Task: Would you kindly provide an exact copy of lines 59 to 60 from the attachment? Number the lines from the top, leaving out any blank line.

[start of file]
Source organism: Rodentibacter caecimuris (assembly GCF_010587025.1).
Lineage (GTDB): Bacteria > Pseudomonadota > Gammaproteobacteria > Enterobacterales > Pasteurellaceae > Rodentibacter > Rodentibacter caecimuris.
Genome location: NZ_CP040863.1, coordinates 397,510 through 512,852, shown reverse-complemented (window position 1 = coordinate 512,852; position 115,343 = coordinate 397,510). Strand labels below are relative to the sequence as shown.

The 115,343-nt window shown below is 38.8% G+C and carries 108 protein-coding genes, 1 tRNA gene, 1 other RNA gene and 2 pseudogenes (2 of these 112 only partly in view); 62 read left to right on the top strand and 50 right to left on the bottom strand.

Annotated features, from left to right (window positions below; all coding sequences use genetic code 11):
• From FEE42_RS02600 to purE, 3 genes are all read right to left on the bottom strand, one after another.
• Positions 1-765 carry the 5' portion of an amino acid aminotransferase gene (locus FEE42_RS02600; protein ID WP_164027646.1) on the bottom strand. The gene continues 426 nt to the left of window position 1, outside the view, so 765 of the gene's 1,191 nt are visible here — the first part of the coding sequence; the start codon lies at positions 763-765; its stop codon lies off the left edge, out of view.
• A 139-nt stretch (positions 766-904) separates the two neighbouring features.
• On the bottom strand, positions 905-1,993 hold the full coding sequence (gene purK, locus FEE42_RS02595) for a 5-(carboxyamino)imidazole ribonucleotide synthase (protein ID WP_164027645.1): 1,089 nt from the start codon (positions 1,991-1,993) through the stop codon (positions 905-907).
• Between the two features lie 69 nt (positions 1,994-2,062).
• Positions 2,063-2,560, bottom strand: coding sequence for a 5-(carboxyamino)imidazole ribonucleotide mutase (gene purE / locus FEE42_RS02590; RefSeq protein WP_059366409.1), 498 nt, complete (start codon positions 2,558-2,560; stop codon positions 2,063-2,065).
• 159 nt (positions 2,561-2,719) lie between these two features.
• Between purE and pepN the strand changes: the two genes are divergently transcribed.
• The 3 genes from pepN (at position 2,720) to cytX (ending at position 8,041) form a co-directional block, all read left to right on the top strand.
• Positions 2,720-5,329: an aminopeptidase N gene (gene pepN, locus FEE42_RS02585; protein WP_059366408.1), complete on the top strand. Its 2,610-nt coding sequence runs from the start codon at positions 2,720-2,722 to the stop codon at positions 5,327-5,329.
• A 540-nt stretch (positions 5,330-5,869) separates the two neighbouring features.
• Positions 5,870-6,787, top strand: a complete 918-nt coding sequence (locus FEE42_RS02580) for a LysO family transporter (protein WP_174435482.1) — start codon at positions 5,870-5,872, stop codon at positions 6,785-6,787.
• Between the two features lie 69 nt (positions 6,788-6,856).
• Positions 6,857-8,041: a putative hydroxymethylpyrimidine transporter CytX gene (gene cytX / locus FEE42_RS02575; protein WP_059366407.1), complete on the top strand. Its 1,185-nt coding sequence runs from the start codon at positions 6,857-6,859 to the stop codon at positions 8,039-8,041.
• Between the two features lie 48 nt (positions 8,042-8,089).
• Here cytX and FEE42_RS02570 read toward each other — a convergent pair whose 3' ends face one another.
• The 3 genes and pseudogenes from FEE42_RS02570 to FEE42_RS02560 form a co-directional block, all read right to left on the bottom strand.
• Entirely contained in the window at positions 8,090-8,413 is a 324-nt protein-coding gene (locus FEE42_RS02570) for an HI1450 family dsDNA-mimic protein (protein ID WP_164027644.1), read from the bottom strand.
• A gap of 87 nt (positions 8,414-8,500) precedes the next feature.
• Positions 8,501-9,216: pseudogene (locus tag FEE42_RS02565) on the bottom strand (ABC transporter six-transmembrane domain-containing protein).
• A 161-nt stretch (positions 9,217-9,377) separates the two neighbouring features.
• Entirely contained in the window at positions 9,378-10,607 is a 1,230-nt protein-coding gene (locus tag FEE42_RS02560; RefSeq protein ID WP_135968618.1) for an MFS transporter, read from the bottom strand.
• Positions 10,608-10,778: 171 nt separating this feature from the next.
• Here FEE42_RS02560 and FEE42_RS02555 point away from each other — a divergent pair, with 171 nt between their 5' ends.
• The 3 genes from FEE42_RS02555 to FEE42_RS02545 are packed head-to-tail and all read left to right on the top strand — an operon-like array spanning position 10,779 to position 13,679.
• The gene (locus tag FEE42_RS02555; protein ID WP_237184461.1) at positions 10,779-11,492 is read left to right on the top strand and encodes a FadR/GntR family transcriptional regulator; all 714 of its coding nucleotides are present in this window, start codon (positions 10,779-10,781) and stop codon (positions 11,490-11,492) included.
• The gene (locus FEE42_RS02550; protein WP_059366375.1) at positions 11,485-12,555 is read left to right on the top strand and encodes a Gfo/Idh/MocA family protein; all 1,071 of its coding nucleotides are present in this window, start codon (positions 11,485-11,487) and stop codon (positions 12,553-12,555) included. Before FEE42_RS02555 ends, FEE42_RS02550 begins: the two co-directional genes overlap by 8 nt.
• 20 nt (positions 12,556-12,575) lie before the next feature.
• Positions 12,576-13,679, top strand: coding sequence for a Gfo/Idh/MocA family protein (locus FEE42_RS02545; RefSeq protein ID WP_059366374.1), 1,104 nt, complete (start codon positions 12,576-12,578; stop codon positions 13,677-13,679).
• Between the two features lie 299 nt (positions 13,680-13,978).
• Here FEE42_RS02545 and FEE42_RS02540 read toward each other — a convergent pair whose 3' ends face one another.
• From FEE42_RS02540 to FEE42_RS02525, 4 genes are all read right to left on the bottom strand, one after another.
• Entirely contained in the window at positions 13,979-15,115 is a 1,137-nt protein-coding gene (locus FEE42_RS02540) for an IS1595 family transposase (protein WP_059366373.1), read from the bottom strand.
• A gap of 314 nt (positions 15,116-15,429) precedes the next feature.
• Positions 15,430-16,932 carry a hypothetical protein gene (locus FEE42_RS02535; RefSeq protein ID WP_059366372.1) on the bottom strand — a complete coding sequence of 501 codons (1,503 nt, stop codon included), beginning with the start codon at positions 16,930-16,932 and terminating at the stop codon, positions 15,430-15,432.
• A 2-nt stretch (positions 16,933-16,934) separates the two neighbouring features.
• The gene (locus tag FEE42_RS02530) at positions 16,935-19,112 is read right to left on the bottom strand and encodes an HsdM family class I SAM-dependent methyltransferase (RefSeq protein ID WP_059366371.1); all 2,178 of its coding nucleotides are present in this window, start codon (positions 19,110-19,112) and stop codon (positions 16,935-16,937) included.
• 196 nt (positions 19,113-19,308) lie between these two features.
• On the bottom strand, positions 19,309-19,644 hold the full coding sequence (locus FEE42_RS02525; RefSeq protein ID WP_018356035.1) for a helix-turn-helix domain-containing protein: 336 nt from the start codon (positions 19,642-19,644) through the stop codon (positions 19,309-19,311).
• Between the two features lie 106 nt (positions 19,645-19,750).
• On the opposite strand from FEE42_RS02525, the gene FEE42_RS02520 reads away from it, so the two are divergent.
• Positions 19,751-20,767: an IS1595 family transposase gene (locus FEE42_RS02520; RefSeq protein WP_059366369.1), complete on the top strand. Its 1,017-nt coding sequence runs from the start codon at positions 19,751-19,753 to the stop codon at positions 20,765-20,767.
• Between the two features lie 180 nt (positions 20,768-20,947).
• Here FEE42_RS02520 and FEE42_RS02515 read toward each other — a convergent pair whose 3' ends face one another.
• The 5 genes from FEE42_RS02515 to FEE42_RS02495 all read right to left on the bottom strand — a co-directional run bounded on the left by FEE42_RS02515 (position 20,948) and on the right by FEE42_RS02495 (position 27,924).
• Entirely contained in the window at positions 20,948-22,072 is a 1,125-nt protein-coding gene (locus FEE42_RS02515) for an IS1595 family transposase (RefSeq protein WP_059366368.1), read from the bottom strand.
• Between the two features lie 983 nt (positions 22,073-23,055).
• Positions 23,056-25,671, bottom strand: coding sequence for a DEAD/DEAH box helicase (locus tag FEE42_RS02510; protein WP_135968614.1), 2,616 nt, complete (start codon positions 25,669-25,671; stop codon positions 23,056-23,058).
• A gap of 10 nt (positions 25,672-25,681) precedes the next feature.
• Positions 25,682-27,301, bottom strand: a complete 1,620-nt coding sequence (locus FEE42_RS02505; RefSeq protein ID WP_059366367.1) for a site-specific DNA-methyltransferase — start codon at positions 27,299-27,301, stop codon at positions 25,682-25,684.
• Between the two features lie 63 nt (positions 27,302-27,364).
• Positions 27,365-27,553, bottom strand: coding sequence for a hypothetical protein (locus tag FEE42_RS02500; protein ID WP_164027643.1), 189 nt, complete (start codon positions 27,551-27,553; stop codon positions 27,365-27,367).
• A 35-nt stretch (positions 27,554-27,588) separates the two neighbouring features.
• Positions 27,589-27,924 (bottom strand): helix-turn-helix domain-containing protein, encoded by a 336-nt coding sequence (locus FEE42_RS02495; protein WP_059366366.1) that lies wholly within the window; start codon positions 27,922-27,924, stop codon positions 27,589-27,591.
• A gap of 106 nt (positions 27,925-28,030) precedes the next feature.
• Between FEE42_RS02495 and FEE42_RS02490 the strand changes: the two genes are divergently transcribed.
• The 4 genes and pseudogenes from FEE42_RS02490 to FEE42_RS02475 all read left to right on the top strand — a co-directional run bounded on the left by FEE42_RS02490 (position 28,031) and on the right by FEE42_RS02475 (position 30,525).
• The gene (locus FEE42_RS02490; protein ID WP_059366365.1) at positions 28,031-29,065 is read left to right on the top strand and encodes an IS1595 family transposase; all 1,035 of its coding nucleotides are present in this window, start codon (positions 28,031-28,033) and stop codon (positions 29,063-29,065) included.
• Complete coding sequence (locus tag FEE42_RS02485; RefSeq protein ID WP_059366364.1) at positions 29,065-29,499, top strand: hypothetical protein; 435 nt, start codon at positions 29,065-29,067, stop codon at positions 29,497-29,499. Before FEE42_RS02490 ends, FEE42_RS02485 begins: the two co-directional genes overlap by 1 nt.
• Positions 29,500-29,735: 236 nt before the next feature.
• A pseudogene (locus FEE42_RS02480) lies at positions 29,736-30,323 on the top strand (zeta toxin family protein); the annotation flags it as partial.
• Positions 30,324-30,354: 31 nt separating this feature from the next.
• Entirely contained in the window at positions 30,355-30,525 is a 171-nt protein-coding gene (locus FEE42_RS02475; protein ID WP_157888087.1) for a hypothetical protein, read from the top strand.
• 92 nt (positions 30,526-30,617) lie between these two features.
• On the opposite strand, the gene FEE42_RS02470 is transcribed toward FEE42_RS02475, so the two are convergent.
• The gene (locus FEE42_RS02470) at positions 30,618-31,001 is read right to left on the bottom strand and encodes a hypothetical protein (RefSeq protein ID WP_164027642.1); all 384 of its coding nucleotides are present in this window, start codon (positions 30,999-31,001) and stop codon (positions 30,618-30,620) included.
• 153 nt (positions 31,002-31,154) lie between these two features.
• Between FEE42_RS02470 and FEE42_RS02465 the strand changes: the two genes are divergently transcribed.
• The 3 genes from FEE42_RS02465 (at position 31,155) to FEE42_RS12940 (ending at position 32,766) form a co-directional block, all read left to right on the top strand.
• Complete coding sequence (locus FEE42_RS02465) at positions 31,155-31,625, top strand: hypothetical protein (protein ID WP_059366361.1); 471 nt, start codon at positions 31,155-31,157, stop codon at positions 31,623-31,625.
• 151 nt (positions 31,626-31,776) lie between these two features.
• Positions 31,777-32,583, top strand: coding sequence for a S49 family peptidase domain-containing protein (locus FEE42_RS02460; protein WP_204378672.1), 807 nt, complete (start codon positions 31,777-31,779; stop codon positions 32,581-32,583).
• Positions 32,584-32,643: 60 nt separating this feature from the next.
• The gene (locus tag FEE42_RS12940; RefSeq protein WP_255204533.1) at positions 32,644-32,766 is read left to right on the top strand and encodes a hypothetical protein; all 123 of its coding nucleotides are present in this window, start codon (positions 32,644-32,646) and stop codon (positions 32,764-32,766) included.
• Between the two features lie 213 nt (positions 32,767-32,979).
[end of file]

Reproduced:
• Positions 27,589-27,924 (bottom strand): helix-turn-helix domain-containing protein, encoded by a 336-nt coding sequence (locus FEE42_RS02495; protein WP_059366366.1) that lies wholly within the window; start codon positions 27,922-27,924, stop codon positions 27,589-27,591.
• A gap of 106 nt (positions 27,925-28,030) precedes the next feature.